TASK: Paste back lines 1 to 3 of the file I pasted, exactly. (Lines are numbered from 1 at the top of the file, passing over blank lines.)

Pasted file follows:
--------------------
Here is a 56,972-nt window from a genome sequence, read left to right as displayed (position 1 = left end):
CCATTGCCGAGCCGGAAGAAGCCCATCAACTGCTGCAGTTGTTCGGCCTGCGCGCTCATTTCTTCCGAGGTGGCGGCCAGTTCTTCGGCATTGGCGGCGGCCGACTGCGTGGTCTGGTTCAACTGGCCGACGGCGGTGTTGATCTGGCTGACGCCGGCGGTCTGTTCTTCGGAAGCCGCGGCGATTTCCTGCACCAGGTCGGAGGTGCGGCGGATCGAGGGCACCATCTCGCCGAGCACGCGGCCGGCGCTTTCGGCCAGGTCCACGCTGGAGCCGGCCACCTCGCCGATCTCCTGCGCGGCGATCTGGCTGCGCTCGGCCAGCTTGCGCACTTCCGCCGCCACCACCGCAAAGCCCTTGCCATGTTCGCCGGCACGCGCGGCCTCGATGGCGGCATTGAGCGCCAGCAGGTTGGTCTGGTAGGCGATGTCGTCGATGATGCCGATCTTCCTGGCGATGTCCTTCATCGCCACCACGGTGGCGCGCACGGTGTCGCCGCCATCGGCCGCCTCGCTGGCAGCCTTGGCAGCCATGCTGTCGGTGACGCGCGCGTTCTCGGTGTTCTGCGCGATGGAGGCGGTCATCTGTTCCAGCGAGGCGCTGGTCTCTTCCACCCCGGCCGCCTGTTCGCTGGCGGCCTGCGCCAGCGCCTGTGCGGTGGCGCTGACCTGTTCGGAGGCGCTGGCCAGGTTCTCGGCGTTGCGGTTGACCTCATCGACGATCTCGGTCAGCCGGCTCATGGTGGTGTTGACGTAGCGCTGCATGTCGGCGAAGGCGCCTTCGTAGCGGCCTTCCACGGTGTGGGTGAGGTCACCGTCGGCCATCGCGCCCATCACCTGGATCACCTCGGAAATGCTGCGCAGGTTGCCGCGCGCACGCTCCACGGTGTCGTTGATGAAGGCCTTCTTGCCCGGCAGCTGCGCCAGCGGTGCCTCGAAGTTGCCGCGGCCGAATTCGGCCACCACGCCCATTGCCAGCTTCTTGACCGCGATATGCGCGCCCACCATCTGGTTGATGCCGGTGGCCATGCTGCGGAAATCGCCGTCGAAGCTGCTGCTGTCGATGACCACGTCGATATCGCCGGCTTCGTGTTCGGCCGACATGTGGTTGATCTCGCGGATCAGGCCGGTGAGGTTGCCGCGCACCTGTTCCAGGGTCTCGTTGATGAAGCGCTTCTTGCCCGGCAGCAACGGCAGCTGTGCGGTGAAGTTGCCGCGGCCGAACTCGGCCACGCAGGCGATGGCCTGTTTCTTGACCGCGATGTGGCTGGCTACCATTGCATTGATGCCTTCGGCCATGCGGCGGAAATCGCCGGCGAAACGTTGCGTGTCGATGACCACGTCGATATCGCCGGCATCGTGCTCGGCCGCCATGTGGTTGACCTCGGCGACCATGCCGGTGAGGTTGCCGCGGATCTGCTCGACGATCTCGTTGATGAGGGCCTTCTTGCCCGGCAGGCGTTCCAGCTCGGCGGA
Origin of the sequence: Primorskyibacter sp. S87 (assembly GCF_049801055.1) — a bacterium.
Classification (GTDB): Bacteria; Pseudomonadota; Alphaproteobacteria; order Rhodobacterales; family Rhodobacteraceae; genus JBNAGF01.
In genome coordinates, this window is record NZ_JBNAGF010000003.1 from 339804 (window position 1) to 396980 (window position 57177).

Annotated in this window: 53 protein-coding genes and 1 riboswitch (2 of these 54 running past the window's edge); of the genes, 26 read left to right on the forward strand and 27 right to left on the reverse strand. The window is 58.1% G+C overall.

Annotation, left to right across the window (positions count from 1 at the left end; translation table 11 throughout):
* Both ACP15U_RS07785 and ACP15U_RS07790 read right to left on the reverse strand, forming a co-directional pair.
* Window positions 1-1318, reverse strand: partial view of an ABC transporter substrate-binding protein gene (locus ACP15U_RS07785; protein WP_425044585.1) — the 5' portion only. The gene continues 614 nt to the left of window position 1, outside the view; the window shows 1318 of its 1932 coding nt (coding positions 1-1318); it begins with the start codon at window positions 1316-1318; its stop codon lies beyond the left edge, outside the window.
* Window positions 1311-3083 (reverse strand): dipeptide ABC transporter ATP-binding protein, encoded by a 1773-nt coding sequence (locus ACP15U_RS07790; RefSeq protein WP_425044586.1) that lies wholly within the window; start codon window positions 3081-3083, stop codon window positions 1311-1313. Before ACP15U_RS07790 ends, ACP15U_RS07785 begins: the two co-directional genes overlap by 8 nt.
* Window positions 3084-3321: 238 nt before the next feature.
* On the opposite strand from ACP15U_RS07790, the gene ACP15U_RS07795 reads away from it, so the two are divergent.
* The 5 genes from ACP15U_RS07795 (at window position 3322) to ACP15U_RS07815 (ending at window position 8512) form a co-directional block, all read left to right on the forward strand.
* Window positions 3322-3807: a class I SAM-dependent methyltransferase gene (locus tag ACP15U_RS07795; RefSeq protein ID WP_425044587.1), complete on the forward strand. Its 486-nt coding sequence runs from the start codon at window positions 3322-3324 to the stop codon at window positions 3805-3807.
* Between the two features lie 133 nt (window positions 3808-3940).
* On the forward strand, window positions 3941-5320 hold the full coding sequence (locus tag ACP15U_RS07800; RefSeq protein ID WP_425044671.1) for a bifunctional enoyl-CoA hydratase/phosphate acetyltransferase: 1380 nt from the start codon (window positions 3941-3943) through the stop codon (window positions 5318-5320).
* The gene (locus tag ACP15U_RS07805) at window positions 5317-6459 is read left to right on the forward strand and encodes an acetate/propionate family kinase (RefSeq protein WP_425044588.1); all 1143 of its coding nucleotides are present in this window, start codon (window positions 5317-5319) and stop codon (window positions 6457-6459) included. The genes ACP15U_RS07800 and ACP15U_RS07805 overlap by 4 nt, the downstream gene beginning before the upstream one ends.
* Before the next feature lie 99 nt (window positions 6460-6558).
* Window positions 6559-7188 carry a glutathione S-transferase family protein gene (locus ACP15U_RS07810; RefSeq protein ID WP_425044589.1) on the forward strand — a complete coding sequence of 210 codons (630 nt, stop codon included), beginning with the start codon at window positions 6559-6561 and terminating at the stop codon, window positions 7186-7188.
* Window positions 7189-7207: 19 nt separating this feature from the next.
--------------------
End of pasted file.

Here is a 56,972-nt window from a genome sequence, read left to right as displayed (position 1 = left end):
CCATTGCCGAGCCGGAAGAAGCCCATCAACTGCTGCAGTTGTTCGGCCTGCGCGCTCATTTCTTCCGAGGTGGCGGCCAGTTCTTCGGCATTGGCGGCGGCCGACTGCGTGGTCTGGTTCAACTGGCCGACGGCGGTGTTGATCTGGCTGACGCCGGCGGTCTGTTCTTCGGAAGCCGCGGCGATTTCCTGCACCAGGTCGGAGGTGCGGCGGATCGAGGGCACCATCTCGCCGAGCACGCGGCCGGCGCTTTCGGCCAGGTCCACGCTGGAGCCGGCCACCTCGCCGATCTCCTGCGCGGCGATCTGGCTGCGCTCGGCCAGCTTGCGCACTTCCGCCGCCACCACCGCAAAGCCCTTGCCATGTTCGCCGGCACGCGCGGCCTCGATGGCGGCATTGAGCGCCAGCAGGTTGGTCTGGTAGGCGATGTCGTCGATGATGCCGATCTTCCTGGCGATGTCCTTCATCGCCACCACGGTGGCGCGCACGGTGTCGCCGCCATCGGCCGCCTCGCTGGCAGCCTTGGCAGCCATGCTGTCGGTGACGCGCGCGTTCTCGGTGTTCTGCGCGATGGAGGCGGTCATCTGTTCCAGCGAGGCGCTGGTCTCTTCCACCCCGGCCGCCTGTTCGCTGGCGGCCTGCGCCAGCGCCTGTGCGGTGGCGCTGACCTGTTCGGAGGCGCTGGCCAGGTTCTCGGCGTTGCGGTTGACCTCATCGACGATCTCGGTCAGCCGGCTCATGGTGGTGTTGACGTAGCGCTGCATGTCGGCGAAGGCGCCTTCGTAGCGGCCTTCCACGGTGTGGGTGAGGTCACCGTCGGCCATCGCGCCCATCACCTGGATCACCTCGGAAATGCTGCGCAGGTTGCCGCGCGCACGCTCCACGGTGTCGTTGATGAAGGCCTTCTTGCCCGGCAGCTGCGCCAGCGGTGCCTCGAAGTTGCCGCGGCCGAATTCGGCCACCACGCCCATTGCCAGCTTCTTGACCGCGATATGCGCGCCCACCATCTGGTTGATGCCGGTGGCCATGCTGCGGAAATCGCCGTCGAAGCTGCTGCTGTCGATGACCACGTCGATATCGCCGGCTTCGTGTTCGGCCGACATGTGGTTGATCTCGCGGATCAGGCCGGTGAGGTTGCCGCGCACCTGTTCCAGGGTCTCGTTGATGAAGCGCTTCTTGCCCGGCAGCAACGGCAGCTGTGCGGTGAAGTTGCCGCGGCCGAACTCGGCCACGCAGGCGATGGCCTGTTTCTTGACCGCGATGTGGCTGGCTACCATTGCATTGATGCCTTCGGCCATGCGGCGGAAATCGCCGGCGAAACGTTGCGTGTCGATGACCACGTCGATATCGCCGGCATCGTGCTCGGCCGCCATGTGGTTGACCTCGGCGACCATGCCGGTGAGGTTGCCGCGGATCTGCTCGACGATCTCGTTGATGAGGGCCTTCTTGCCCGGCAGGCGTTCCAGCTCGGCGGA
Origin of the sequence: Primorskyibacter sp. S87 (assembly GCF_049801055.1) — a bacterium.